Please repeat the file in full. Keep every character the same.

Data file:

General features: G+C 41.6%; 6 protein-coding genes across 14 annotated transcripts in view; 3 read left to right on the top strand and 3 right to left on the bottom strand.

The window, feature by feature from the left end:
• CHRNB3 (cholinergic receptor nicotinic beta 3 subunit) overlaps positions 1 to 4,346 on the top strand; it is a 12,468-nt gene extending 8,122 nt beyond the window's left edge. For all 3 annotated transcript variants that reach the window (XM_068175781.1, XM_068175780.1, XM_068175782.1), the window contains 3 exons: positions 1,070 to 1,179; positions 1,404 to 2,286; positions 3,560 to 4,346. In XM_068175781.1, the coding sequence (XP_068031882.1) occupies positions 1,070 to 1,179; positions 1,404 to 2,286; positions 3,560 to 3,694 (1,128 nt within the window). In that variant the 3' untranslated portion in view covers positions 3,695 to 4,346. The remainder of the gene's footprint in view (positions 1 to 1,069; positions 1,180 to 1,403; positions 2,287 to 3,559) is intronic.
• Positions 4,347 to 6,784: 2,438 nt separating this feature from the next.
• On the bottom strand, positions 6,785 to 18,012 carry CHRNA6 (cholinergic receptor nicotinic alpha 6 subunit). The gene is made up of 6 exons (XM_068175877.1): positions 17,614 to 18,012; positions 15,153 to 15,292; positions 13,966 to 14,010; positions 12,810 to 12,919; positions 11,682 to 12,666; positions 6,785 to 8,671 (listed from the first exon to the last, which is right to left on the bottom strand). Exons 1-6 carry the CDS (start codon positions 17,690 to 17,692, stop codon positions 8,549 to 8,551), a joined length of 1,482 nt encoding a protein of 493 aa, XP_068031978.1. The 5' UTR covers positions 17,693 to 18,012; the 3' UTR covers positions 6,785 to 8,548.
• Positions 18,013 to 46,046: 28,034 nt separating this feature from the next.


General features: G+C 41.6%; 6 protein-coding genes across 14 annotated transcripts in view; 3 read left to right on the top strand and 3 right to left on the bottom strand.

The window, feature by feature from the left end:
• CHRNB3 (cholinergic receptor nicotinic beta 3 subunit) overlaps positions 1 to 4,346 on the top strand; it is a 12,468-nt gene extending 8,122 nt beyond the window's left edge. For all 3 annotated transcript variants that reach the window (XM_068175781.1, XM_068175780.1, XM_068175782.1), the window contains 3 exons: positions 1,070 to 1,179; positions 1,404 to 2,286; positions 3,560 to 4,346. In XM_068175781.1, the coding sequence (XP_068031882.1) occupies positions 1,070 to 1,179; positions 1,404 to 2,286; positions 3,560 to 3,694 (1,128 nt within the window). In that variant the 3' untranslated portion in view covers positions 3,695 to 4,346. The remainder of the gene's footprint in view (positions 1 to 1,069; positions 1,180 to 1,403; positions 2,287 to 3,559) is intronic.
• Positions 4,347 to 6,784: 2,438 nt separating this feature from the next.
• On the bottom strand, positions 6,785 to 18,012 carry CHRNA6 (cholinergic receptor nicotinic alpha 6 subunit). The gene is made up of 6 exons (XM_068175877.1): positions 17,614 to 18,012; positions 15,153 to 15,292; positions 13,966 to 14,010; positions 12,810 to 12,919; positions 11,682 to 12,666; positions 6,785 to 8,671 (listed from the first exon to the last, which is right to left on the bottom strand). Exons 1-6 carry the CDS (start codon positions 17,690 to 17,692, stop codon positions 8,549 to 8,551), a joined length of 1,482 nt encoding a protein of 493 aa, XP_068031978.1. The 5' UTR covers positions 17,693 to 18,012; the 3' UTR covers positions 6,785 to 8,548.
• Positions 18,013 to 46,046: 28,034 nt separating this feature from the next.